Professor of Business Administration at Harvard Business School, Christensen delivered lectures on Management Studies at Saïd Business School.
Christensen is a leading authority on innovation in commercial enterprises and gave a detailed insight into his theory of disruptive innovation - which he originally proposed in his first book, The Innovator’s Dilemma, published in 1997 – creating a foundation for the comments and insights throughout the three lectures.
In the first of his lectures, Christensen illustrated his theory of disruption by using a real-life example from the steel industry, describing the process by which mini mills were able to enter the steel market in the 1960s and force long-established integrated steel companies out of business by gradually offering customers a wider range of lower cost steel products at a cheaper price.
Christensen gave examples of how disruptive innovation has contributed to the success of leading companies such as Toyota, Sony, Walmart and Indian refrigerator manufacturer, Godrej. He explained how Godrej have enabled India’s economy to grow through the introduction of the disruptive innovation of low cost fridges.
Christensen shed light on the widespread effects that this kind of innovation can have on an economy - not only have Godrej created jobs in the production, distribution, selling and servicing of fridges, but they have also enabled smaller retailers to sell chilled products that they would not have been able to sell before. Conversely, Christensen showed how a recent lack of disruptive innovations may explain why the economies of America, England and Japan have stagnated. “There are micro-economic causes for macro-economic prosperity or stagnation and it’s something you would only see if you watch how companies do their work as oppose to analysing it from the level of government policies,” Christensen commented.
In the second of his lectures, Christensen gave an insight into the “panda’s thumbs” of management thinking – dated practices that hinder management decision-making, thus limiting the profitability of companies. He gave the examples of managers focusing too heavily on gross margins rather than on net profit and refusing to reduce their production costs as a way of avoiding disruption by smaller companies. He showed how silicon manufacturers, Dow Corning, avoided disruption by lower cost Chinese competitors by reducing their production costs by 15% and by changing the way they measured profitability.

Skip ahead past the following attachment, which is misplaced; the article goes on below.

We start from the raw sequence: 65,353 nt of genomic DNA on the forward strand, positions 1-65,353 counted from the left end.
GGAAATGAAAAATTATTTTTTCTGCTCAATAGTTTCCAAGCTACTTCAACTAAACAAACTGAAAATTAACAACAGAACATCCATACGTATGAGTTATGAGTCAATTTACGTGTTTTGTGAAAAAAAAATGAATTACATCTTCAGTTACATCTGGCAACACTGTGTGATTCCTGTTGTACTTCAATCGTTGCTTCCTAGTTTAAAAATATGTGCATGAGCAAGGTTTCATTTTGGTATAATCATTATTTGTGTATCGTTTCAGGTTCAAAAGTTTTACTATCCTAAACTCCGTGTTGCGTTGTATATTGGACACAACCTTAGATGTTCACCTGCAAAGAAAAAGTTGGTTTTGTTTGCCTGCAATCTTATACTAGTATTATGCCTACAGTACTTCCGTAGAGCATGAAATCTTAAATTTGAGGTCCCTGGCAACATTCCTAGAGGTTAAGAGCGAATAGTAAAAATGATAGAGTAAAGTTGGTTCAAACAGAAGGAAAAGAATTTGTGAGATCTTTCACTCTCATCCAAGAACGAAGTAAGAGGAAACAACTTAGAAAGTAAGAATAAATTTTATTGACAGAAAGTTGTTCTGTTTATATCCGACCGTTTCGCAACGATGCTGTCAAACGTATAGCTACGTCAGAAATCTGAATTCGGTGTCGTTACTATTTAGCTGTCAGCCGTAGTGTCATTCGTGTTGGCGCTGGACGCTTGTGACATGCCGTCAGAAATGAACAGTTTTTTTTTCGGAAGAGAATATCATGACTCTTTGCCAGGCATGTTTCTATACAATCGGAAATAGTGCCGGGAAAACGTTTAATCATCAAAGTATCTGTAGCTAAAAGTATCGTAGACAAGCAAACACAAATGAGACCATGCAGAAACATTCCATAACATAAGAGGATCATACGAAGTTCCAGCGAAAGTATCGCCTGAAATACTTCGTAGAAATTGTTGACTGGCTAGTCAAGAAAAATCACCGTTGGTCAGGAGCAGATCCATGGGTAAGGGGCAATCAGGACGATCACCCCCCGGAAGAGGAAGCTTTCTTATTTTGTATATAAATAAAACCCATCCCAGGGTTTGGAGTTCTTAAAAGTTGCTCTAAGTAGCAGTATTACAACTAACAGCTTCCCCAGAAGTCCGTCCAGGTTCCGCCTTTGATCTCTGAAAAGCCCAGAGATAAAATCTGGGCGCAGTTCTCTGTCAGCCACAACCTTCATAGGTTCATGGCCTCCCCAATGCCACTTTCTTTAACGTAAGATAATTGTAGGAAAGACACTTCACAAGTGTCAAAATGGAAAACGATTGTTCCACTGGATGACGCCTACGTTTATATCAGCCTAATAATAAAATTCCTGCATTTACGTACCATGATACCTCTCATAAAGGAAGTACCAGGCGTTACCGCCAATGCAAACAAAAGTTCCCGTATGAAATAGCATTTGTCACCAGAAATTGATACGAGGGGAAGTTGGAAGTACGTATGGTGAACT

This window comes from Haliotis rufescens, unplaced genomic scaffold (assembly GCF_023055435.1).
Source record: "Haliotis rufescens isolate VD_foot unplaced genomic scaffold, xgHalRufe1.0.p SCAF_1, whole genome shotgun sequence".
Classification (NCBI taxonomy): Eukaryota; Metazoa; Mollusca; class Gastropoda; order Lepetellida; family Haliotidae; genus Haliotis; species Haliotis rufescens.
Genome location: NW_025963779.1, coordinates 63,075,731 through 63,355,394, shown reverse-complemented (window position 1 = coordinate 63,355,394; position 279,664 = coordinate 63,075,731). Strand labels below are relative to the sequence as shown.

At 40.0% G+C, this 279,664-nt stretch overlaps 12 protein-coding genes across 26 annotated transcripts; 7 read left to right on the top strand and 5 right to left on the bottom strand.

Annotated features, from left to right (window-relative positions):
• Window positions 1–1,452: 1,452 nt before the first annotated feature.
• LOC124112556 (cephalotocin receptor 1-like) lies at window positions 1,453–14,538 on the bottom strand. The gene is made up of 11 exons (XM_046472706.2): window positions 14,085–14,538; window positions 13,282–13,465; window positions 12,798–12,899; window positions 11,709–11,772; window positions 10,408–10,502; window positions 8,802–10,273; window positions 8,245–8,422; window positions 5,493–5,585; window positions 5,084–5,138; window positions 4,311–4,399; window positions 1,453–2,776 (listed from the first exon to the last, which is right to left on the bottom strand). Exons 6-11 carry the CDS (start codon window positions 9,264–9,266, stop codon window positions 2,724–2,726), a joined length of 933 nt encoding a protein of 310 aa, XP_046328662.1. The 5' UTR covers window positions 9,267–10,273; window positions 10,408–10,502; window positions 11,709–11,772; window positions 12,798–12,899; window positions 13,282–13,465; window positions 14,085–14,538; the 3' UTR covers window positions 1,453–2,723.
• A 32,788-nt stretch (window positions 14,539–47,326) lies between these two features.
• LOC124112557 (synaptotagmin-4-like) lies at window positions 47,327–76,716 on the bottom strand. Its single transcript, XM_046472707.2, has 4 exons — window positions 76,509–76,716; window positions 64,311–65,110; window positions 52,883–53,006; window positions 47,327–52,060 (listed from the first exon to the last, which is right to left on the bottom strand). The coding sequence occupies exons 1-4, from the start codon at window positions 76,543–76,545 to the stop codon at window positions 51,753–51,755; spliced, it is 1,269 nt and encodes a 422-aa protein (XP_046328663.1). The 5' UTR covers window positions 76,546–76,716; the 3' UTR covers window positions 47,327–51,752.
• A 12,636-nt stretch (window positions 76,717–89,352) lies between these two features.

Christensen explained his ‘Job to be Done’ theory, showing how companies can improve their efficiency by changing their focus. He used a real-life example of how a fast-food restaurant increased their milkshake sales through a detailed examination of the need behind the customer’s decision to buy a milkshake, i.e. the ‘job to be done’, rather than by simply examining at the customer profile or the quality of the product itself.
In his final lecture, Christensen examined the process of research and the complexities involved in developing a theory. He drew particular attention to the importance of finding anomalies in the research process and the potential that they can have to shed light and give greater insight into phenomena. “If, in fact, you see what you predicted you’d see you might feel like a good researcher. But if what you are trying to do as a researcher is develop a good theory, you hope that you don’t see what you expect to see because it’s only with stuff that this cannot account for that you can improve the theory,” Christensen commented. He gave examples of how examining anomalies has helped researchers gain a deeper understanding of issues throughout history such as why mankind cannot fly and explained how they have helped him develop his theory of disruption.
Clay Christensen is Professor of Business Administration at Harvard Business School and a Visiting Professor at Saïd Business School, University of Oxford.
The Clarendon Lectures in Management Studies, jointly organised by Oxford University Press and the Said Business School, have been given annually since 1997 by a leading international scholar. The work from Clayton Christensen will be published as a book by Oxford University Press.